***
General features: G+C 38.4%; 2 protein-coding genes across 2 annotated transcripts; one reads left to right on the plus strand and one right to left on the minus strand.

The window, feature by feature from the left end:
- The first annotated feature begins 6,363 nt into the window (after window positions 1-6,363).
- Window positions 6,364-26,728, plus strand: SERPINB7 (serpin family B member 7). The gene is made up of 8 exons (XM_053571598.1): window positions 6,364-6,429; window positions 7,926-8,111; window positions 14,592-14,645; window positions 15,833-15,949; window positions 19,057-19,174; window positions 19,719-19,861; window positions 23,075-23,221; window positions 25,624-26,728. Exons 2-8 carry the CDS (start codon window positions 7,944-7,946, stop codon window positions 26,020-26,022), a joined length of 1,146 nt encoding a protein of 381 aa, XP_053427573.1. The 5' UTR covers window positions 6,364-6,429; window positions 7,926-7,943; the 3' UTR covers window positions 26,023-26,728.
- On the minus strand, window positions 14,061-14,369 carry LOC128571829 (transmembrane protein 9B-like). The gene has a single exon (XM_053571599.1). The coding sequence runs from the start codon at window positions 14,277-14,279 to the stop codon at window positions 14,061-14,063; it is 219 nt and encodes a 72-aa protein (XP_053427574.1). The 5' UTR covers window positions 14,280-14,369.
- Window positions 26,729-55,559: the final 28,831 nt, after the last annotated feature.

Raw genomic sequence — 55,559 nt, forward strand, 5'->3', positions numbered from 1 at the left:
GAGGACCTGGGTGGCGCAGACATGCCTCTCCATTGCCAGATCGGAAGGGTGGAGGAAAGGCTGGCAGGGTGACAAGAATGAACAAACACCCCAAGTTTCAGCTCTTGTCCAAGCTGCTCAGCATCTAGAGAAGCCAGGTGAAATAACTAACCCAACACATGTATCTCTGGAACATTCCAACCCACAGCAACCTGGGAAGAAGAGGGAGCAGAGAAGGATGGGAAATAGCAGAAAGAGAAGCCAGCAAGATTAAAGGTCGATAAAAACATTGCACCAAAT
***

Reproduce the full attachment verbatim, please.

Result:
General features: G+C 38.4%; 2 protein-coding genes across 2 annotated transcripts; one reads left to right on the plus strand and one right to left on the minus strand.

The window, feature by feature from the left end:
- The first annotated feature begins 6,363 nt into the window (after window positions 1-6,363).
- Window positions 6,364-26,728, plus strand: SERPINB7 (serpin family B member 7). The gene is made up of 8 exons (XM_053571598.1): window positions 6,364-6,429; window positions 7,926-8,111; window positions 14,592-14,645; window positions 15,833-15,949; window positions 19,057-19,174; window positions 19,719-19,861; window positions 23,075-23,221; window positions 25,624-26,728. Exons 2-8 carry the CDS (start codon window positions 7,944-7,946, stop codon window positions 26,020-26,022), a joined length of 1,146 nt encoding a protein of 381 aa, XP_053427573.1. The 5' UTR covers window positions 6,364-6,429; window positions 7,926-7,943; the 3' UTR covers window positions 26,023-26,728.
- On the minus strand, window positions 14,061-14,369 carry LOC128571829 (transmembrane protein 9B-like). The gene has a single exon (XM_053571599.1). The coding sequence runs from the start codon at window positions 14,277-14,279 to the stop codon at window positions 14,061-14,063; it is 219 nt and encodes a 72-aa protein (XP_053427574.1). The 5' UTR covers window positions 14,280-14,369.
- Window positions 26,729-55,559: the final 28,831 nt, after the last annotated feature.

Raw genomic sequence — 55,559 nt, forward strand, 5'->3', positions numbered from 1 at the left:
GAGGACCTGGGTGGCGCAGACATGCCTCTCCATTGCCAGATCGGAAGGGTGGAGGAAAGGCTGGCAGGGTGACAAGAATGAACAAACACCCCAAGTTTCAGCTCTTGTCCAAGCTGCTCAGCATCTAGAGAAGCCAGGTGAAATAACTAACCCAACACATGTATCTCTGGAACATTCCAACCCACAGCAACCTGGGAAGAAGAGGGAGCAGAGAAGGATGGGAAATAGCAGAAAGAGAAGCCAGCAAGATTAAAGGTCGATAAAAACATTGCACCAAAT